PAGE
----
USAIN members have been leaders in areas of preservation and information access
National Preservation Plan A National Preservation Program for Agricultural Literature was written by consultant Nancy Gwinn in 1993 under the leadership of a U.S. Agricultural Information Network Advisory Panel on Preservation. Following the adoption of the plan, USAIN established the National Preservation Special Project Committee to implement the plan.
Goals of the Plan are to preserve and provide access to agricultural literature published or produced prior to 1950. Preservation may involve treatment of originals or reformatting, depending upon the nature of the material being preserved. Goals are accomplished through a series of systematically organized and coordinated projects combined with local initiatives. The plan focuses primarily on U.S. publications. Projects supported through the National Preservation Program are expected to employ all relevant archival preservation standards and guidelines. The National Preservation Plan for Agricultural Literature was one of the first broad subject-based plans designed to systematically identify and preserve the literature of a discipline.
Preserving the History of U.S. Agriculture and Rural Life Grant Projects Cornell University, on behalf of the U.S. Agricultural Information Network (USAIN), and in cooperation with other land grant university libraries, received a series of grants from the National Endowment for the Humanities (NEH) to preserve the most significant published materials on the history of state and local agriculture and rural life. In the first phases of the project, USAIN provided funding for consultant Carolyn Clark Morrow to write the grants. The grant project uses a model developed for the National Preservation Program for Agricultural Literature, partnering scholars and librarians to identify and preserve the most significant agricultural literature of a state.
From 1996-2006, 29 states participated in this project to systematically identify and preserve the literature of agriculture and rural life. Participating state partners were responsible for the literature of their state. Most projects involved two phases: in phase one, a bibliography of the literature published in a state between 1820 and 1945 was compiled. As part of this phase, a panel of scholars was assembled to review the bibliography and rank each item for preservation priority. In phase two, the participating state obtained copies of the highest priority literature and did microfilm reformatting for preservation. A master copy of the microfilm are stored in a suitable site for long-term preservation and a second master was deposited at the National Agricultural Library. A few later projects created digital copies of the publications. Details can be found on the project website.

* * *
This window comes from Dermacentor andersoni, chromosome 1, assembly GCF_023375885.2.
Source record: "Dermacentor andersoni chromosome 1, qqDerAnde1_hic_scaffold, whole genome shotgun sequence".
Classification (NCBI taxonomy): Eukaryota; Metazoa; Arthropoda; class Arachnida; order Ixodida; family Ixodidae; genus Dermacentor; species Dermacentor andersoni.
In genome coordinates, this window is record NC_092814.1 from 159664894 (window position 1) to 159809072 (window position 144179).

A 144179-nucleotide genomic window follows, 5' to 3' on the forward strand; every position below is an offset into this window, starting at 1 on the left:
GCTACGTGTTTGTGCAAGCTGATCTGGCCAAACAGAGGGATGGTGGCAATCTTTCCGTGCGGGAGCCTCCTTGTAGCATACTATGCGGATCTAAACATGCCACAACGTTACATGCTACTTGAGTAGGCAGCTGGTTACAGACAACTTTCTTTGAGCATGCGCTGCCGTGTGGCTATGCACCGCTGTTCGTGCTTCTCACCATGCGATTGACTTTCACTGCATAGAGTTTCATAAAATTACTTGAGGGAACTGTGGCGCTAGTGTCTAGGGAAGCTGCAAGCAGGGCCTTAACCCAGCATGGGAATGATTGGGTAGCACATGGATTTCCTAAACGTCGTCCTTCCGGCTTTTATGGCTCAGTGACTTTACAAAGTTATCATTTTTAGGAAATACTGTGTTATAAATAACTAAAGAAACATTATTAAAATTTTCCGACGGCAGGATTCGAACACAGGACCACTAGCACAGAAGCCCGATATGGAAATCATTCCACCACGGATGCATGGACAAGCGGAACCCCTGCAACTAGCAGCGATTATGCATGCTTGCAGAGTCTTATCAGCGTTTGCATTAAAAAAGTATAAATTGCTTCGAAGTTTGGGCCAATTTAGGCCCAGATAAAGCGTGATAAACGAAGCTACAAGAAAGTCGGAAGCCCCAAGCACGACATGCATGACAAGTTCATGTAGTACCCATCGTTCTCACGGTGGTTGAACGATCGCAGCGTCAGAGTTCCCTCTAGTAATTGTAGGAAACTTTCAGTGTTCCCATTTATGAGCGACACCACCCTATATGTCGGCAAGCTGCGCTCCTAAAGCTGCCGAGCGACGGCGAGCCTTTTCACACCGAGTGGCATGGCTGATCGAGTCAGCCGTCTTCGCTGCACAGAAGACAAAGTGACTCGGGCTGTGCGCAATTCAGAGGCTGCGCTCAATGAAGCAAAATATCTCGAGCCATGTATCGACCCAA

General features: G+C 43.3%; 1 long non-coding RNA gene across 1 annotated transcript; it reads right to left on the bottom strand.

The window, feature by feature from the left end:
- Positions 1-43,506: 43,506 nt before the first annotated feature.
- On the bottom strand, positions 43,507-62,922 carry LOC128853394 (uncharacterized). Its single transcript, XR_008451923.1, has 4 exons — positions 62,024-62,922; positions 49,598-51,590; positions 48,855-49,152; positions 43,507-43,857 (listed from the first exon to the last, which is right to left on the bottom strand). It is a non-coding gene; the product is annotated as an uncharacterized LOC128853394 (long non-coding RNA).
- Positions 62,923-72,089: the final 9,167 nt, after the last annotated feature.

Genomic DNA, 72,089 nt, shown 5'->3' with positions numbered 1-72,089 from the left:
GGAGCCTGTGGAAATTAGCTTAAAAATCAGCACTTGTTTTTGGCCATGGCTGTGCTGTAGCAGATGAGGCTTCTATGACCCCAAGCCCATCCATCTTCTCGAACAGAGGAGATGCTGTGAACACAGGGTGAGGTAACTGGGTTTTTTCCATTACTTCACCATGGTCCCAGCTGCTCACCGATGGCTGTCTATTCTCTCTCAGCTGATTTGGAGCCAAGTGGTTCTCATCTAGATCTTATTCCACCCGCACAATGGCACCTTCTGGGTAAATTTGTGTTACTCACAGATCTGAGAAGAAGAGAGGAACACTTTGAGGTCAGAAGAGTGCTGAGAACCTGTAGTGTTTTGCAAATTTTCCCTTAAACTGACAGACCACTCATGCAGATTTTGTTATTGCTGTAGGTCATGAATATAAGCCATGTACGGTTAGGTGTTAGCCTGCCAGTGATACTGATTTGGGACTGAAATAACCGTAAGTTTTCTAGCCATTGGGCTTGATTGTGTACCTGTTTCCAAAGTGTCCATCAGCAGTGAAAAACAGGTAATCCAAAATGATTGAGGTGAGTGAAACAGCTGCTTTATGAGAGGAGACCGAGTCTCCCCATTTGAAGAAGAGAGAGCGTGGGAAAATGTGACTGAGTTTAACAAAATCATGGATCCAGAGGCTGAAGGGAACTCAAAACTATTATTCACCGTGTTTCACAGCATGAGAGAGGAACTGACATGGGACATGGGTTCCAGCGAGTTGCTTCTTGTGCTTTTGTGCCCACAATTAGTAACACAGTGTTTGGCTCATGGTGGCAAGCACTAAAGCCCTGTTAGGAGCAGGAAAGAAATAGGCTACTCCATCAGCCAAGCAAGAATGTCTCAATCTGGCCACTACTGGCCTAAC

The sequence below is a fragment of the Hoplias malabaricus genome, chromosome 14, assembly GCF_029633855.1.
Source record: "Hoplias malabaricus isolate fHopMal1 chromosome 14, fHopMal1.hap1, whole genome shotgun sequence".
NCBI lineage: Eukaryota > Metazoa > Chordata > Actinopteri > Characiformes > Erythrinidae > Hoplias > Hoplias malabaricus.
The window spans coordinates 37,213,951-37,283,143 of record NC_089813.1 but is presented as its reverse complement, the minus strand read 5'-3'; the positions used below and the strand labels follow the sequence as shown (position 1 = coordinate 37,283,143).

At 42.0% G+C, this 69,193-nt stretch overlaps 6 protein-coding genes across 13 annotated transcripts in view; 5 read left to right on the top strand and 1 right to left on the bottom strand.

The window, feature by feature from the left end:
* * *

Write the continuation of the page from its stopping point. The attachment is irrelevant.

AGRICOLA Surveys The AGRICOLA literature database created by USDA's National Agricultural Library (NAL) is a fundamental research tool in agriculture and related disciplines. A series of projects undertaken by the AGRICOLA Interest Group between 1998 and 2002 provided critical evaluative information for the USAIN members as well as the National Agricultural Library.
National Agricultural Information Infrastructure In 2005, the president of USAIN, Luti Salisbury, charged a task force to draft a white paper "(a) documenting the important role and contributions of agriculture and the agricultural information community to the well-being of society; (b) identifying current players and systems in the U.S. agricultural information environment; (c) reviewing national and international trends in information technologies, standards, and user demands; and (d) suggesting options and opportunities for developing a more efficient, coherent, and collaborative infrastructure that will be scalable over time." Making the Case for a Next-Generation Digital Information System to Ensure America's Leadership in the Agricultural Sciences in the 21st Century was issued by USAIN in 2008. (pdf)
Best Practices in Collaboration and Cooperation Among Libraries, Cooperative Extension, and Agricultural Experiment Stations in Land-Grant Universities
In 2004 and 2005, a task force comprising members from several organizations including AgNIC, ARL and ALA surveyed land grant libraries, experiment stations, and extension experts to identify best practices in collaboration. Outcomes include a report (pdf) and specific survey results (pdf).